Although pawnbroking is fast becoming a mainstream financial tool and the subject of many a reality television series, most people are surprised to learn that pawnbrokers and pawnbroking have deep cultural roots. The history of pawnbroking is as diverse as that of any industry.
Pawnbroking dates back thousands of years. The practice of pawning valuable items for cash existed in China 3000 years ago. Pawnbroking also existed in Ancient Greece and the Roman Empire. As the empire expanded, the pawn business model was introduced to new parts of the ancient world.
Medieval pawn shop banking was popular among the Lombardi of Northern Italy. Pawn shops of that era were known as the “Lombard”. The three gold balls hung outside of Lombard merchants’ shops were later assimilated as the pawnbroker symbol, which is still in use today.
History demonstrates that pawnbroking provided a much needed financial service to all members of society, not just the poor. Heads of state and monarchs have a long record of using pawn loans to fund wars, expansions and exploration missions. During the Norman Conquest in here 1066, Edward III is reported to have pawned his jewels to raise funds for his war with France. King Henry V may have also pawned some of his royal possessions to fund military exploits. According to tradition, the Spanish Queen Isabella I pawned her jewelry to fund Christopher Columbus’s voyage to the New World.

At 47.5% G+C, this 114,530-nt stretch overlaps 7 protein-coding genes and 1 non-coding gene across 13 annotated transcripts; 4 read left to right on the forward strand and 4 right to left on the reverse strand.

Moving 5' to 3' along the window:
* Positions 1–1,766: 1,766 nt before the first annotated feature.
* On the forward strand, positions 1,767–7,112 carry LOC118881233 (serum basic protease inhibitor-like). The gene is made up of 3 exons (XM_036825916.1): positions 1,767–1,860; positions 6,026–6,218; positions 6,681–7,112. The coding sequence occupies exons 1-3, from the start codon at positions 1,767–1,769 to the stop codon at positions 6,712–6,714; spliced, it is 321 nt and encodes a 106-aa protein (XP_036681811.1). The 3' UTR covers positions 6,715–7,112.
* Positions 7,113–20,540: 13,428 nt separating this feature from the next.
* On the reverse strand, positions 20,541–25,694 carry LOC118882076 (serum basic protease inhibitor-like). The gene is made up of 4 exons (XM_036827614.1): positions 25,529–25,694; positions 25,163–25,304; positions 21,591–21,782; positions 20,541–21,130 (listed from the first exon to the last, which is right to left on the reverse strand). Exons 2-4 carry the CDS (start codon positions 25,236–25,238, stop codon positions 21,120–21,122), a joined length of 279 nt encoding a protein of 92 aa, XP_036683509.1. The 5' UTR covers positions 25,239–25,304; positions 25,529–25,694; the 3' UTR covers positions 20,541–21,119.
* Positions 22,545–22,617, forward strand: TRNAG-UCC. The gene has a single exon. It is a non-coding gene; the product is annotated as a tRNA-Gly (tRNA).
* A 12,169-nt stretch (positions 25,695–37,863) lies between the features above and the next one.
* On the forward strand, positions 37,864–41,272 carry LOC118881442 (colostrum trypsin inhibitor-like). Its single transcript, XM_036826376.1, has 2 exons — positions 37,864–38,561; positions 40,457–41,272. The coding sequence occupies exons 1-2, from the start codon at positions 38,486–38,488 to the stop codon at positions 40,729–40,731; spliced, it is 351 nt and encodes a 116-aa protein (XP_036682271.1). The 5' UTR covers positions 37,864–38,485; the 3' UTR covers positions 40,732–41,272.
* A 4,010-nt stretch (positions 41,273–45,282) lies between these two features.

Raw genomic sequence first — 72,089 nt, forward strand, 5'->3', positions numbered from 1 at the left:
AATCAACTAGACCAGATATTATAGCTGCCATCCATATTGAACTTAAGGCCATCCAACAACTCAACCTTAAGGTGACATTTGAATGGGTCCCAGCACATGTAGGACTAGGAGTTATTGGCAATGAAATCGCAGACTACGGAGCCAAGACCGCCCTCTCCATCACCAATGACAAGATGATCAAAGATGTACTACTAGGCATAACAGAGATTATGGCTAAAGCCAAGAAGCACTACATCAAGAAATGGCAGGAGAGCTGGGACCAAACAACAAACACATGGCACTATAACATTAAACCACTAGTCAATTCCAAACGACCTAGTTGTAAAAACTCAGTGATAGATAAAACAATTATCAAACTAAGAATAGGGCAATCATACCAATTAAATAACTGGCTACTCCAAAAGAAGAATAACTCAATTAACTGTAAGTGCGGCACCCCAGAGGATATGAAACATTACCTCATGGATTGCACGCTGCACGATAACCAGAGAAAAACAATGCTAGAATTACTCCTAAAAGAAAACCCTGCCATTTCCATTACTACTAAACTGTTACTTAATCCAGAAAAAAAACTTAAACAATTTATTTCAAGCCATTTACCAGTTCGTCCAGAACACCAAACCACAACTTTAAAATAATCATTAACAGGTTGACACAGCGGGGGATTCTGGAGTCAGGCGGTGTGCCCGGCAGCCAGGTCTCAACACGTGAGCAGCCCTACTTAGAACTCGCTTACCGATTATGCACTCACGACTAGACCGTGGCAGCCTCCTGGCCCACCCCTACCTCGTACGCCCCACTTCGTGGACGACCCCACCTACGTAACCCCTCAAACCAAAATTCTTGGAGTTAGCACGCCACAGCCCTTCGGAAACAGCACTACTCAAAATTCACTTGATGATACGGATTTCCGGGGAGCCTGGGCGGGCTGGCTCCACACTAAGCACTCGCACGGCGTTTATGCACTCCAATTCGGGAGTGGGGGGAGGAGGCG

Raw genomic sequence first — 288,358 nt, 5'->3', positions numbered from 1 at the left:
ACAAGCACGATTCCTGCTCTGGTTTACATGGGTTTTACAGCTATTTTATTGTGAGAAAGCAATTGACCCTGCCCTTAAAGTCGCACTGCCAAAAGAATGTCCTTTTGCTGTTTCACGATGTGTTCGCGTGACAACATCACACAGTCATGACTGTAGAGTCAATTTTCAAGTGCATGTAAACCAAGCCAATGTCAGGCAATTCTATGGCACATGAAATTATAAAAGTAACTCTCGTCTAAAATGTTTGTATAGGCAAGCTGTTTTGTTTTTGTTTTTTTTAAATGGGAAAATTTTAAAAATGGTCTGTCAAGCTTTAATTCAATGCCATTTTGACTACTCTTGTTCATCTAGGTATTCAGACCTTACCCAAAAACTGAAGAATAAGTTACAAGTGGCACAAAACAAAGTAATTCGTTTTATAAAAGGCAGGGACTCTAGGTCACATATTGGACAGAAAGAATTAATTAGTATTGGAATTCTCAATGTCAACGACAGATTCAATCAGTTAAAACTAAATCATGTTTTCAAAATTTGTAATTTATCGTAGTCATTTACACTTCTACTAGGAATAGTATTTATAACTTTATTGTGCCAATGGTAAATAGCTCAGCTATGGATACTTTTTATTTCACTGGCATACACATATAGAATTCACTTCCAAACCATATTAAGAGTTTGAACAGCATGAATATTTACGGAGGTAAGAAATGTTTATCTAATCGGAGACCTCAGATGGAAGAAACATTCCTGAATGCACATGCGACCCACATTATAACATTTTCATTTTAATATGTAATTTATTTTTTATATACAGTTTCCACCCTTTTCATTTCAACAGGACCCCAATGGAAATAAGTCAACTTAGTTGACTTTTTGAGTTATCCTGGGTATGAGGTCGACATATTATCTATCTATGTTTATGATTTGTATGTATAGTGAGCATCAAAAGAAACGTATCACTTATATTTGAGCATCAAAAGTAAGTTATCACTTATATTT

Additionally, the pawn business model was used by the Crusaders, who used property and holdings to finance expeditions in the Holy Land. In lieu of repayment, monasteries and other diocese would use these lands to grow crops for a specified number of seasons.
In 1450 the Franciscan Monk, Barnaba Manassei, founded a no-interest loan pawn shop designed to give financial assistance to the poor. The Monte di Pietà, located in Perugia, Italy, supported itself through donations, and a movement of no-interest or low-interest pawn shops spread to Spain and Mexico. Today, the Nacional Monte de Piedad is a national charity with over 150 branches in Mexico City.
Today, pawn shops can be found world wide. Pawn loans are an essential financial tool for customers in Asia, South America and here in the United States. To this day, consumers continue to use collateral loans to meet their financial needs, just as consumers did thousands of years ago.